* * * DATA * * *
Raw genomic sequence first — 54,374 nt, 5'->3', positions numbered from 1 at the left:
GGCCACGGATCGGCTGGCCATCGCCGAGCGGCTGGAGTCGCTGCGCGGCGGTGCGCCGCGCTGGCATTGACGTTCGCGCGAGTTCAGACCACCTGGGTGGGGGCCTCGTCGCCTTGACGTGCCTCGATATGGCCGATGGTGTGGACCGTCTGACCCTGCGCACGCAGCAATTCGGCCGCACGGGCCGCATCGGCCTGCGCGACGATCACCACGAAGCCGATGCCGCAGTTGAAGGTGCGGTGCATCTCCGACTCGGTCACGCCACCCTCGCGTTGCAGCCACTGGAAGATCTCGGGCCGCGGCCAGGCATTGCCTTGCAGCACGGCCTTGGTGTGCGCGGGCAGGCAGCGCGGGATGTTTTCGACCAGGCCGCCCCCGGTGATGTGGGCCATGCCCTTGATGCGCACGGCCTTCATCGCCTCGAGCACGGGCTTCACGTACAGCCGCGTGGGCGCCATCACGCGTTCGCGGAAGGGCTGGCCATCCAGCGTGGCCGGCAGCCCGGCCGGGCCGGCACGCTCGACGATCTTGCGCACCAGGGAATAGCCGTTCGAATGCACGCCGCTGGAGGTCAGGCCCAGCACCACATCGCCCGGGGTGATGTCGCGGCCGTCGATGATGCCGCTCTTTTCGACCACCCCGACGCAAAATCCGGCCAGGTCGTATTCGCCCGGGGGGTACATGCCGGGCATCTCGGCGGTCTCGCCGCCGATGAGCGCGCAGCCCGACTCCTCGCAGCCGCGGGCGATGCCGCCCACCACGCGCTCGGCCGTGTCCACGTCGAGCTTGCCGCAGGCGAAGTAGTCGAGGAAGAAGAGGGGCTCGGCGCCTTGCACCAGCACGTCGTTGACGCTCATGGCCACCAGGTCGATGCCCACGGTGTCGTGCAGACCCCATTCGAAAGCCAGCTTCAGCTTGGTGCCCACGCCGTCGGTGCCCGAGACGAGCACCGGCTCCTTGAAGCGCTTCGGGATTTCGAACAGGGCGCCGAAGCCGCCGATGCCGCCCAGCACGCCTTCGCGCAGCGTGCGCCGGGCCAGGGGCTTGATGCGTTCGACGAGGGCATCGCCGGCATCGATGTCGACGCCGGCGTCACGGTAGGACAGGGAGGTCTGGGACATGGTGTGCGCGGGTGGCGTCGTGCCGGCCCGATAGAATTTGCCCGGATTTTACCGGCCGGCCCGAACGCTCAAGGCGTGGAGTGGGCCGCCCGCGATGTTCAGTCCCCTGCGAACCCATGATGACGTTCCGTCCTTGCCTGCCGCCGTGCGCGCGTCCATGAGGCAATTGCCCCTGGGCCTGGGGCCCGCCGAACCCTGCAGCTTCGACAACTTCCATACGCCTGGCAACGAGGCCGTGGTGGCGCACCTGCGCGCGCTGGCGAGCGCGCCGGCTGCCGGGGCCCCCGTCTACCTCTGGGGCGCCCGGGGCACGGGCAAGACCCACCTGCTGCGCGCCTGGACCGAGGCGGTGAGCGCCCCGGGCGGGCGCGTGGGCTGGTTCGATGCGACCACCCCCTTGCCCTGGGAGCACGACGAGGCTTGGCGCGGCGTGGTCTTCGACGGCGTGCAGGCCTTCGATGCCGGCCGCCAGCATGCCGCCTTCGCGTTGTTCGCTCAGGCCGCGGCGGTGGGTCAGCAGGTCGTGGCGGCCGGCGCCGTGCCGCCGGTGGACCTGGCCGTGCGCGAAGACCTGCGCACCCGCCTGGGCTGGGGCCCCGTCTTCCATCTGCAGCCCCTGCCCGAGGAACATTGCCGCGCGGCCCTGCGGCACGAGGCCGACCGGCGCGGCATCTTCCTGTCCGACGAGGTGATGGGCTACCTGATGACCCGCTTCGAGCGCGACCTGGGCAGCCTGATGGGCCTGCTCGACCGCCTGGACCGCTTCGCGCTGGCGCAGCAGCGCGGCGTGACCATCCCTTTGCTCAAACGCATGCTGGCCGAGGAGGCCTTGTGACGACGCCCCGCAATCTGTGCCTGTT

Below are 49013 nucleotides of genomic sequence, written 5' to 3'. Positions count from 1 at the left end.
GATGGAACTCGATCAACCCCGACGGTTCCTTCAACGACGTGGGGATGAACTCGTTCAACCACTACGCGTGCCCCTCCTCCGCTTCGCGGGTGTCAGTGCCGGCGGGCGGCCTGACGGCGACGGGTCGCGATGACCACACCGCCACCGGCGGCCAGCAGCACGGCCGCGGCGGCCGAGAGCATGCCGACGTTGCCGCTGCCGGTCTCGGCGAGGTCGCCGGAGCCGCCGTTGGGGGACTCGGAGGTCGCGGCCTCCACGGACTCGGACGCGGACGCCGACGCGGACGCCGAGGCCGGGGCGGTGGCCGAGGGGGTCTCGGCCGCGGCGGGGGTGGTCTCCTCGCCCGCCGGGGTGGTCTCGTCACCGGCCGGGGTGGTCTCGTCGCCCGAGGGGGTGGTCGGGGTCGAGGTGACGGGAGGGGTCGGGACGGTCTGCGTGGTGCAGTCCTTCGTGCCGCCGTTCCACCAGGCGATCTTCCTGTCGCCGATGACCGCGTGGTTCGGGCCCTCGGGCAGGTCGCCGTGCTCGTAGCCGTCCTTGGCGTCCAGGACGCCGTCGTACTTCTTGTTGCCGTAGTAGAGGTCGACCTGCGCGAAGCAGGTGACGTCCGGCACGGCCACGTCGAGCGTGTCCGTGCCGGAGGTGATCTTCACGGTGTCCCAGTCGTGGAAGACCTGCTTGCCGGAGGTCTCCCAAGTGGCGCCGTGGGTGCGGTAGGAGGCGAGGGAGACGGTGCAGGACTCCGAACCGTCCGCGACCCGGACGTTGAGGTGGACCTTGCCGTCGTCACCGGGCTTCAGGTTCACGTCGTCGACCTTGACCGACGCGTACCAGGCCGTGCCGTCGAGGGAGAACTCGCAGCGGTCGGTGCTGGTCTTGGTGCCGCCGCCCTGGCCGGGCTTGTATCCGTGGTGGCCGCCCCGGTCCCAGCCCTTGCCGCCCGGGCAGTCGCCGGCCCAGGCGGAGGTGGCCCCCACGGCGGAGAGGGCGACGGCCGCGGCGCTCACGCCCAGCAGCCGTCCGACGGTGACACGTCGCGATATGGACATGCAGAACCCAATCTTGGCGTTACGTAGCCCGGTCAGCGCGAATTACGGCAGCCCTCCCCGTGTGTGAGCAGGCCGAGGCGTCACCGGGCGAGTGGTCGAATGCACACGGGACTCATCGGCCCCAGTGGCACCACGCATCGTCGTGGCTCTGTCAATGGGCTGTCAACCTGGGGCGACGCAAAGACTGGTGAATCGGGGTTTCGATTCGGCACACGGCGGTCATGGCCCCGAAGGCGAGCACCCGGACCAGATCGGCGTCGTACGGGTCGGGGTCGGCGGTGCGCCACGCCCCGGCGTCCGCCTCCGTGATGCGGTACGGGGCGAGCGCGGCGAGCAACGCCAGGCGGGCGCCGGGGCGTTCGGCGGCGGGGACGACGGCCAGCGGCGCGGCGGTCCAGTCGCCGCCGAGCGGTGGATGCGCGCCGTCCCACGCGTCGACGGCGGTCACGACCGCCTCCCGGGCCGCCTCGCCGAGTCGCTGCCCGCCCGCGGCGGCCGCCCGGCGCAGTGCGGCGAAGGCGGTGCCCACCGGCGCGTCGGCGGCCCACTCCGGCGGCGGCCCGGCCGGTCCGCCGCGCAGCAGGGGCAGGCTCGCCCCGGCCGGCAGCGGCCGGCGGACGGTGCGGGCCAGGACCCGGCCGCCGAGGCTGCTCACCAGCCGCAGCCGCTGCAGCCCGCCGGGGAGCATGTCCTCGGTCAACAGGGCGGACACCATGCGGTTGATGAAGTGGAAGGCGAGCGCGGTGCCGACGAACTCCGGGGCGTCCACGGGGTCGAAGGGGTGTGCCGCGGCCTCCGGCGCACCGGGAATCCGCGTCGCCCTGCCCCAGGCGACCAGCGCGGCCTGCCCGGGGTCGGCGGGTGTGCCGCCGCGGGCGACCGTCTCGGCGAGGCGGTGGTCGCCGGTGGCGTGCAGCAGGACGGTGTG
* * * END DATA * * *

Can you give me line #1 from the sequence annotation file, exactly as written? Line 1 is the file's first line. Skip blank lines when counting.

Raw genomic sequence first — 54,374 nt, 5'->3', positions numbered from 1 at the left: